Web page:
The adjustment to a remote working world has shifted how Generation Z approaches the balance between work and life. Remote learning at all academic levels has been quite an adjustment for students, teachers and parents alike. However, this pandemic proves a theory I have held about Gen Z's attitudes toward work/life balance since working from home became popular: Generation Z craves work/life separation—meaning we want to work primarily in an office that we can leave at the end of the day—with the option of flexibility when we need it.
Even in my own experiences, I have prioritized separating my work/academic life from my personal life. For example, in the fall, I will be a freshman at Northwestern University, a beautiful campus along the shores of Lake Michigan that is split into two parts, North Campus and South Campus. Most of my classes will take place on South Campus, so I have deliberately chosen to live on North Campus with the goal of never bringing homework into my dorm room. I think that approach will make me happier, healthier and a lot more productive.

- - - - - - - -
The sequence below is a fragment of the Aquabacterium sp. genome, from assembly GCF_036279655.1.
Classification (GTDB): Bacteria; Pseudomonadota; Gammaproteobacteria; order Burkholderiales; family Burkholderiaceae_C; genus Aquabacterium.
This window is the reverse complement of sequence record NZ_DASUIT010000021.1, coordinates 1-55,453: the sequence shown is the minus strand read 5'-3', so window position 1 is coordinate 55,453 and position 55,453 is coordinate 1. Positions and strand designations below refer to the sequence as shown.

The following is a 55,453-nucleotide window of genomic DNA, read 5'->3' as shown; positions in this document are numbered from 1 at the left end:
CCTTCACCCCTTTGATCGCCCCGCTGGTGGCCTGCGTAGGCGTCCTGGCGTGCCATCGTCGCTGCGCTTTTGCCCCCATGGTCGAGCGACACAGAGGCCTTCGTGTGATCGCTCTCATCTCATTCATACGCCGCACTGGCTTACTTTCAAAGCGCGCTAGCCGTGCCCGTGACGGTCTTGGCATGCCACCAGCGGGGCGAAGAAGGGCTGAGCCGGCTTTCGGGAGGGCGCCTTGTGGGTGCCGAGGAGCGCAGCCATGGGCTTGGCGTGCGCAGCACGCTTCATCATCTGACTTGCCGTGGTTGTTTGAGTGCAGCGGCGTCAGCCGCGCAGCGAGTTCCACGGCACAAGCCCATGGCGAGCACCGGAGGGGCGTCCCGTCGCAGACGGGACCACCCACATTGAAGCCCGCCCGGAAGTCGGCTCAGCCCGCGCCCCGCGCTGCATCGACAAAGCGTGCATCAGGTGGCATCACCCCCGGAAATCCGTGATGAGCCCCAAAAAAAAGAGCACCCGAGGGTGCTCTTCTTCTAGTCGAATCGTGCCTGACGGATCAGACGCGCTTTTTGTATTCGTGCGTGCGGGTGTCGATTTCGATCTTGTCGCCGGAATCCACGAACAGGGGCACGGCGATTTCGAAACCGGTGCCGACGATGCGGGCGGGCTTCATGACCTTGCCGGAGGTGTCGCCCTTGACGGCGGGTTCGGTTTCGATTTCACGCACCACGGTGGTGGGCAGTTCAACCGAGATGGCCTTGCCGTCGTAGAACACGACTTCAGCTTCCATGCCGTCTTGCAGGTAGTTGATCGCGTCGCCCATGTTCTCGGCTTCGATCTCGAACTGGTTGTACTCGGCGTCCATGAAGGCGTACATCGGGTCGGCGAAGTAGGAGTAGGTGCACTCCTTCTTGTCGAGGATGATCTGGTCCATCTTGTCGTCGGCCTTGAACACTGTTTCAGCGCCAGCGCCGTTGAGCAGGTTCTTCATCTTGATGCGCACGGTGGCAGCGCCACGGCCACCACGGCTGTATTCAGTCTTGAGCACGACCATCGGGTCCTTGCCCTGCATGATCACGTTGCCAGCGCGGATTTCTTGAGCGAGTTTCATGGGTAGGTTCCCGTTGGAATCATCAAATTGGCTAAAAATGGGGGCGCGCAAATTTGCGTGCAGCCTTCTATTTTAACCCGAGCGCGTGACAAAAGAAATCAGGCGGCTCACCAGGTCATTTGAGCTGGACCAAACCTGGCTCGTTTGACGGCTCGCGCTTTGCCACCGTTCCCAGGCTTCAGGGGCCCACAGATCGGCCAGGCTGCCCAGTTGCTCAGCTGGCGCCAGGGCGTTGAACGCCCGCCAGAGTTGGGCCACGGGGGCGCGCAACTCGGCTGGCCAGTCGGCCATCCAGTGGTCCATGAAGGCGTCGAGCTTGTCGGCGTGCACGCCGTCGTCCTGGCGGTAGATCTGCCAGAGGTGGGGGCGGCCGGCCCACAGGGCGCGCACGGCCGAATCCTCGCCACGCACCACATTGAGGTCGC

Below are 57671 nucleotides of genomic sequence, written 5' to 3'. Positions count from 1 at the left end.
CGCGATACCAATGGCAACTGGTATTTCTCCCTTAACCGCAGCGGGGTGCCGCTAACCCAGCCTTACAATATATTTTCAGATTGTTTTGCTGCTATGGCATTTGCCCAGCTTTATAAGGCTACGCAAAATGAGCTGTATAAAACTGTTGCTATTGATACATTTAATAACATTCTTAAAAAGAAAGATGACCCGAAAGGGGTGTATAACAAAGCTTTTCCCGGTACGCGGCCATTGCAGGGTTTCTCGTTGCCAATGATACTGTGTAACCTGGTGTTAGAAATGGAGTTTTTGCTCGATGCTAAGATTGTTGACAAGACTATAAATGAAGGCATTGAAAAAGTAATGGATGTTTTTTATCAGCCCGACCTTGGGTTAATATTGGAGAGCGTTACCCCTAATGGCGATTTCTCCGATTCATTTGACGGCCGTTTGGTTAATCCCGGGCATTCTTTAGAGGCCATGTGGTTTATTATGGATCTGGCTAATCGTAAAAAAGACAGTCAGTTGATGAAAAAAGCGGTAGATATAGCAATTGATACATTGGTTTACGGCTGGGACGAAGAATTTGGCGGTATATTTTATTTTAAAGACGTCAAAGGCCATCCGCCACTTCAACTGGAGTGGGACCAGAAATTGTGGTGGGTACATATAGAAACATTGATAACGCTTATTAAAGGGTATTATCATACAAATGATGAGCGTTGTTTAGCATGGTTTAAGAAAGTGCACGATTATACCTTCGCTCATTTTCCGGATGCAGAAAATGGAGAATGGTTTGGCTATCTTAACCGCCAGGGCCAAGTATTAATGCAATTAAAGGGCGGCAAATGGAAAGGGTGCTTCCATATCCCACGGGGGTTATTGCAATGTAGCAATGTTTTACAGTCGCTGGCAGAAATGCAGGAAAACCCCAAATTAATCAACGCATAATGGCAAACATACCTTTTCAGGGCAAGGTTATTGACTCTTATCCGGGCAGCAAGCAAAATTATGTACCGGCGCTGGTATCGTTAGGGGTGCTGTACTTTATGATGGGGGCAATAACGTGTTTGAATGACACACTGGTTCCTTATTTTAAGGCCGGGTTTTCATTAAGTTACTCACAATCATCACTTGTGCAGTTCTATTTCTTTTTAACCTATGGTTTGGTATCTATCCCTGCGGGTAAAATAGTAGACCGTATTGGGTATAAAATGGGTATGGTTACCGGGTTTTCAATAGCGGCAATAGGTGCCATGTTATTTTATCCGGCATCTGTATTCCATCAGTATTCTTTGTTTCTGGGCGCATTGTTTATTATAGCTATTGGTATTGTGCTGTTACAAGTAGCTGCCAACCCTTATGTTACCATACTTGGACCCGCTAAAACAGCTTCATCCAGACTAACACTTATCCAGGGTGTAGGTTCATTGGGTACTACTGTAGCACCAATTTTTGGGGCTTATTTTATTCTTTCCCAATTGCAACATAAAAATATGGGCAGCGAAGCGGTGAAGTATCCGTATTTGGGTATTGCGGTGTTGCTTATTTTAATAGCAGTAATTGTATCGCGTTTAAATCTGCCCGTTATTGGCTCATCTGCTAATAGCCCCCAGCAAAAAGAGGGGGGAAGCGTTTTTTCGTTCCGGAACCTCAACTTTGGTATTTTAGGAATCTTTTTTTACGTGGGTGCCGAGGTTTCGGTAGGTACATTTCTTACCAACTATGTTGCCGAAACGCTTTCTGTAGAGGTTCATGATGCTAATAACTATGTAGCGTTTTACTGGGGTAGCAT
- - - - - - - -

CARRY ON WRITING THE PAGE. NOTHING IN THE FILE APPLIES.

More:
Companies can appeal to this desire for balance by providing resources for mental health support, establishing mentorship programs and establishing other creative initiatives that support a healthy balance. Because once life returns to normal post-coronavirus, organizations that prioritize humanity and health will reap the benefit.
I sincerely hope the entire SHRM community can stay safe, sane and healthy during this unprecedented time. You have an entire generation waiting in the wings, depending on you to improve the quality of their work lives.
Josh Miller is director of Gen Z Studies at workforce consulting firm XYZ University and a member of the SHRM Speakers Bureau. He also is a graduating member of the Class of 2020 at his high school in Minneapolis.